Northwest Indian College Creates Center for Health

Aug 15th, 2010 | By | Category: 22-1: Native Activism, Fall 2010, Tribal College News

In response to the persistent disparities in tribal representation in health research, health education, and health professionals, Northwest Indian College has established the Northwest Indian College Center for Health (NWICCH). The center will pursue multi-faceted educational responses to the long-standing health disparities in tribal communities.

Research at the center will focus on supporting health education and services; developing culturally relevant research, curriculum, and publications; and continued tribal “ownership” of Native research and data.

The foundation of NWICCH’s projects will rest in Community-Based Participatory Research, ensuring all research is rooted in the needs of the communities, engaging communities, and serving communities. The research projects will be conducted with consensus and collaboration of tribal communities. It will be further supported through additional partnerships with the Northwest Washington Indian Health Board and its member tribes.

The NWICCH successfully applied for funding through the Native American Research Center for Health (NARCH). The NARCH Initiative, currently in its seventh year, supports partnerships between tribes and tribally-based organizations and institutions to develop opportunities for conducting research, research training, and faculty development to meet the needs of tribal communities (www.ihs.gov).

Northwest Indian College (NWIC) is located on the Lummi Reservation near Bellingham, WA, and serves the Northwest region. With the successful application to the NARCH, NWIC established partnerships with University of Washington’s Indigenous Wellness Research Institute, Alcohol and Drug Abuse Institute, and Center for Genomics and Health Care Equality, as well as Washington State University’s Native American Health Science Program and College of Nursing.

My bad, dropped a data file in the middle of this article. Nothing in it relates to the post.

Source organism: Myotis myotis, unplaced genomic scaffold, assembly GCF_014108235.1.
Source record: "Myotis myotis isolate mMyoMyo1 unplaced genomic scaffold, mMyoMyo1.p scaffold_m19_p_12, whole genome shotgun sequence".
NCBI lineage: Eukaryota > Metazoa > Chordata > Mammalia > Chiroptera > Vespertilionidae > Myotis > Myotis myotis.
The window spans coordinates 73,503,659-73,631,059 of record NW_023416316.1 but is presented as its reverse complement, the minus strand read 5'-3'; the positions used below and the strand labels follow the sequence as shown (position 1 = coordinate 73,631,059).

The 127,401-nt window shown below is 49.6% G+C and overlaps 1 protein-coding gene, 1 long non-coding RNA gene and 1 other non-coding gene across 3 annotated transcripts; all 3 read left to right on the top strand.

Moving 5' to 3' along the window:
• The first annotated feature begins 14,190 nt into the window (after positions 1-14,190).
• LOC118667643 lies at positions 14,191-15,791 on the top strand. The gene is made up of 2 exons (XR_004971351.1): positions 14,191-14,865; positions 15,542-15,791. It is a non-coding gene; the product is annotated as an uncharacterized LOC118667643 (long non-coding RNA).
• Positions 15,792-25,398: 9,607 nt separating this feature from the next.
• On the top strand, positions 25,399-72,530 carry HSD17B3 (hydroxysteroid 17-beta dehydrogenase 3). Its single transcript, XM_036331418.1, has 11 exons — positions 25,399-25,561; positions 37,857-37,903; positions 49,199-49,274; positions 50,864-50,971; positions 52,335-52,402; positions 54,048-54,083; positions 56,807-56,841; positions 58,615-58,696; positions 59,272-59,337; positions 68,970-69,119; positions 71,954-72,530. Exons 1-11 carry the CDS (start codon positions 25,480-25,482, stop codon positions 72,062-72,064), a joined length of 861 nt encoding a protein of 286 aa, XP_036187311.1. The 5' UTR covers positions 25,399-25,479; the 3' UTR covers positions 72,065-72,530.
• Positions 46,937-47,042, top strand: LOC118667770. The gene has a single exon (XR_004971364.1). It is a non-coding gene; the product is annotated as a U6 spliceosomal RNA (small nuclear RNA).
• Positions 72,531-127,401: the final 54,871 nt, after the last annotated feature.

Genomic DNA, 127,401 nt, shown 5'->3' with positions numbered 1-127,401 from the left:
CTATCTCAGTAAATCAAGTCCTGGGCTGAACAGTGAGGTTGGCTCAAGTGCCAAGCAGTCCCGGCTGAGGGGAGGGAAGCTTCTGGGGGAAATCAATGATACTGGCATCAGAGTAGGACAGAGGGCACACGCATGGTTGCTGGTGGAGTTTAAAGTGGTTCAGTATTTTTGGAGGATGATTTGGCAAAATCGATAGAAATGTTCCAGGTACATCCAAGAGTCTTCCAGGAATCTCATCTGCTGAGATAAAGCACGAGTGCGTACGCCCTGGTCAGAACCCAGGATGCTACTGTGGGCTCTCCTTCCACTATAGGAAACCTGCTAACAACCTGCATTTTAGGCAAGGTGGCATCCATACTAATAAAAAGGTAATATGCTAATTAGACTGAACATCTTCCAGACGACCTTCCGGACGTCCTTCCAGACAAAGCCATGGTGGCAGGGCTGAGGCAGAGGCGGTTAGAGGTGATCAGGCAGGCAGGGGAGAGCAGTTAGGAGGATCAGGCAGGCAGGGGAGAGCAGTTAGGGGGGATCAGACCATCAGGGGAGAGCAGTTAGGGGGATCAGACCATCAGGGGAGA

The NARCH grant begins to fund the administrative foundation of NWICCH with approximately $1 million in grant support over the next four years.

The NWICCH is facilitating the following research projects: “Tribal Colleges & Universities: Alcohol & Drug Problems and Solutions,” “Caring for Our Generations: Supporting Native Mothers & Families,” “Pathways to Sobriety,” and “Grow our own.”

NWICCH is also funded by the Indian Health Service, and the National Institute of General Medical Sciences and National Institute on Drug Abuse in the National Institute of Health. NWICCH staff is currently composed of Director Karyl Jefferson (Lummi), Project Director William Freeman, Project Coordinator Colleen Berg, and assistant Sandy Ludgate (Kiowa/Comanche/Caddo).

For more information, email wfreeman@nwic.edu or karylj@nwic.edu.

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